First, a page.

In the heat of competition: Even as the Russians consolidate their entire aerospace industry into a single entity run by the government, the government has revealed that — due to the country’s recent economic troubles — the budget for space will have to be trimmed.
I found the juxtaposition of these two stories today quite revealing, and illustrates to me the fundamental problem with the Russian Soviet-style government-run approach. Under the competitive, capitalist system that the U.S. is finally beginning to adopt for its space program, when the economy forces budget cuts, competition naturally requires the different companies in the industry to lower costs and innovate. If they don’t, their competitors will get the business. This in turn keeps the industry vibrant, and actually acts to end the tough economic times.
In the Soviet-style system, there is no incentive to compete or innovate. There is only one company, no competition, and everything is decided by a single leadership on top. The government can demand innovation by command from above, but this is not the most effective way to make it happen. Some will obey the commands and try harder. Most however will simply hunker down during hard times, taking fewer risks to cover their asses so they won’t be a target for those budget cuts.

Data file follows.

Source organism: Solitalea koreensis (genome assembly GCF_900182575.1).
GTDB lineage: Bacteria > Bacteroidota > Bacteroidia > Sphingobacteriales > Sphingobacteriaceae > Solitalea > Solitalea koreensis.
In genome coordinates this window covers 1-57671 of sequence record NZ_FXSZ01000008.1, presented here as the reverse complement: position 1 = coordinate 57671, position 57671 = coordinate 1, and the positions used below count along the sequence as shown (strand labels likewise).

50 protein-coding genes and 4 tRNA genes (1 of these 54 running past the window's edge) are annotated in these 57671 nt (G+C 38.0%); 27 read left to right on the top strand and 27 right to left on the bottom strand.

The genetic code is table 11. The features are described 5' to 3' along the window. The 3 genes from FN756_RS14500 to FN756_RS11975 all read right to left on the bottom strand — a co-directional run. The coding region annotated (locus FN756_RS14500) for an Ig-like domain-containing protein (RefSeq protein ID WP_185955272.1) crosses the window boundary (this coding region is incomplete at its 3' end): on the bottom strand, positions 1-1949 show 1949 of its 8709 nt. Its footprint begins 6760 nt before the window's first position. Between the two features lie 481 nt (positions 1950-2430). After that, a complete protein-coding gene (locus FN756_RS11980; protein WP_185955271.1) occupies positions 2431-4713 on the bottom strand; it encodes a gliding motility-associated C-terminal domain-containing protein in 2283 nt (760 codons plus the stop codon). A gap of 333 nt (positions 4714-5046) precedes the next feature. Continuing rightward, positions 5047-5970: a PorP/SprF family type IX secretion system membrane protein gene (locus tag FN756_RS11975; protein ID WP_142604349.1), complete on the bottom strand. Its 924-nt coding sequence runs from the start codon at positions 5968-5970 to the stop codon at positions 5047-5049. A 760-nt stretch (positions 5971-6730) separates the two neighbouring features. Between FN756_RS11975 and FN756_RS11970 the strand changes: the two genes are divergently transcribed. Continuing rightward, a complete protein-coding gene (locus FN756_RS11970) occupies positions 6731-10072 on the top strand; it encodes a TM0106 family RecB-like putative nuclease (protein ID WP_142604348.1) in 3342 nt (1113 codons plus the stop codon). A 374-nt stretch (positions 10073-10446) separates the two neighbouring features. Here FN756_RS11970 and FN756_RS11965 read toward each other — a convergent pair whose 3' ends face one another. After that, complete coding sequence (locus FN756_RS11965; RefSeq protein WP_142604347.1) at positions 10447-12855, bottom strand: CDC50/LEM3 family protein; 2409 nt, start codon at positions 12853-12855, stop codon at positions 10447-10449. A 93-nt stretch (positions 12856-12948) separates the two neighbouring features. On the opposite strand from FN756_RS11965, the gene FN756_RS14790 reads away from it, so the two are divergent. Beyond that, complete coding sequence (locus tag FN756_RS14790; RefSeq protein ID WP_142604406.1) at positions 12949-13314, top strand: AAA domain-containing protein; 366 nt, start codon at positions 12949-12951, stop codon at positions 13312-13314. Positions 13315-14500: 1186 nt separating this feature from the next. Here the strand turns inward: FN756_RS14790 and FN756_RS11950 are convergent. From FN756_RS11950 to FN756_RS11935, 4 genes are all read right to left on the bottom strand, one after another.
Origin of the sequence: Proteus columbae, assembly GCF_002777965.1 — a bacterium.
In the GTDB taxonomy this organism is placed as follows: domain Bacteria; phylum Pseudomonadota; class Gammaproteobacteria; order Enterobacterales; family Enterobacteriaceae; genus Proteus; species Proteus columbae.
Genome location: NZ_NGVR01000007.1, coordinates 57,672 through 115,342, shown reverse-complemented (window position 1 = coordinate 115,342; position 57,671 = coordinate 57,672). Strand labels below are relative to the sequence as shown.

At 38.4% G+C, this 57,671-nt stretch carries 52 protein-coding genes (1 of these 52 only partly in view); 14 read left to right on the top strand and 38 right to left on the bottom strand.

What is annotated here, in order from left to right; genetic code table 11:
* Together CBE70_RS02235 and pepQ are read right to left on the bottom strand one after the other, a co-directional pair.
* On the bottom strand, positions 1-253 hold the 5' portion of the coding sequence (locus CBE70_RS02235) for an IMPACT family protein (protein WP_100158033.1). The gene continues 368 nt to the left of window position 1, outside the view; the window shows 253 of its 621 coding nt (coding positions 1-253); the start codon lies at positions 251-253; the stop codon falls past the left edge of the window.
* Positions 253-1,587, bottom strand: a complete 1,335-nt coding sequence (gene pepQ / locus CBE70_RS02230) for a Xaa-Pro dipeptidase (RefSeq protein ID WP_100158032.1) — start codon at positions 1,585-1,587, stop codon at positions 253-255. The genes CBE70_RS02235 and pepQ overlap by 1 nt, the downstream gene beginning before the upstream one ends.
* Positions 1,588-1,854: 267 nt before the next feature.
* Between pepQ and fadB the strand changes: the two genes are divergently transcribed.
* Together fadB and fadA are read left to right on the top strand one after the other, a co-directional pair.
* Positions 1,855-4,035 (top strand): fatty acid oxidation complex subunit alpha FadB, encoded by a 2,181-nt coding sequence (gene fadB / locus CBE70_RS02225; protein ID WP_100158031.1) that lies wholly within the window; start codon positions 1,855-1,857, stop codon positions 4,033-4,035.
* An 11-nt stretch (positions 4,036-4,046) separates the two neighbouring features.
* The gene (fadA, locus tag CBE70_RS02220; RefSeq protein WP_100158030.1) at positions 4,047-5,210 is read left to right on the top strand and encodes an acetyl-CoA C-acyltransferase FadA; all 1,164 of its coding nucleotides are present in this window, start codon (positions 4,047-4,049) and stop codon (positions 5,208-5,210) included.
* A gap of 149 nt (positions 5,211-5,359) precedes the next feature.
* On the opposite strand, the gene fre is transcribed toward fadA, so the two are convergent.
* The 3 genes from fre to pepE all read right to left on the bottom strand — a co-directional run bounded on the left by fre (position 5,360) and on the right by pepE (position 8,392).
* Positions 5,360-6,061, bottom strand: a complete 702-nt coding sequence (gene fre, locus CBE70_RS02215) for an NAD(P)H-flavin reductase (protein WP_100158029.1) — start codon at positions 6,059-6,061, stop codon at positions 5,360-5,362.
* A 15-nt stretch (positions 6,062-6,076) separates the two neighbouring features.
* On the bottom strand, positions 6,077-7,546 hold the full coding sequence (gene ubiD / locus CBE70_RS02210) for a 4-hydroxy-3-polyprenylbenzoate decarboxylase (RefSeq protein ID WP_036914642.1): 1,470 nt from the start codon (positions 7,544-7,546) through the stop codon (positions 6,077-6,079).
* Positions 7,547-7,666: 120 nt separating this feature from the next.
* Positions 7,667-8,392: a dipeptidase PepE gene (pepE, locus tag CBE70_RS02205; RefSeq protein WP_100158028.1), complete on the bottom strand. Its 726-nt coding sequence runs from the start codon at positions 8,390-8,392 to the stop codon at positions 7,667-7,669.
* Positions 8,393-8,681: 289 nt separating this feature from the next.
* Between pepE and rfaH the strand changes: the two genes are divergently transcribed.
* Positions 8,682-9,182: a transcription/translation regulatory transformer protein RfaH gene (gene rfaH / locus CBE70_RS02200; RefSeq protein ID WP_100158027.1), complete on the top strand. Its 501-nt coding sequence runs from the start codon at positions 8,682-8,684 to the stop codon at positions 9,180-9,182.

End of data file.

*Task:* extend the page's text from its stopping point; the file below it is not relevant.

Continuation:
Moreover, with a single government entity running everything, if the economy goes sour the budget must be cut to the entire industry. And since the cuts are determined by a handful of powerful government officials at the top, using money they obtained by coercion (tax-dollars) and not from customers who voluntarily purchased the product, they have no guidance on what parts of the industry to cut. They are just as likely cut the best because it involves too much risk, or because their buddies in a poorly run agency bribed them more.
Capitalism, however, provides competing independent companies, some of which are going to have their own sources of income that might flow independent of a shrinking economy. And it is quality that determines who lives and who dies, not corrupt and powerful government officials. The better companies gain customers, while the less efficient companies naturally fall by the wayside. Thus, during hard economic times competitive capitalism actually works to increase an industry’s efficiency while simultaneously helping to reinvigorate the industry.
This all suggests to me once again that while the consolidation in Russia of its aerospace industry might provide them a short-term burst of success, in the long run they will find it difficult to keep up with America’s private companies.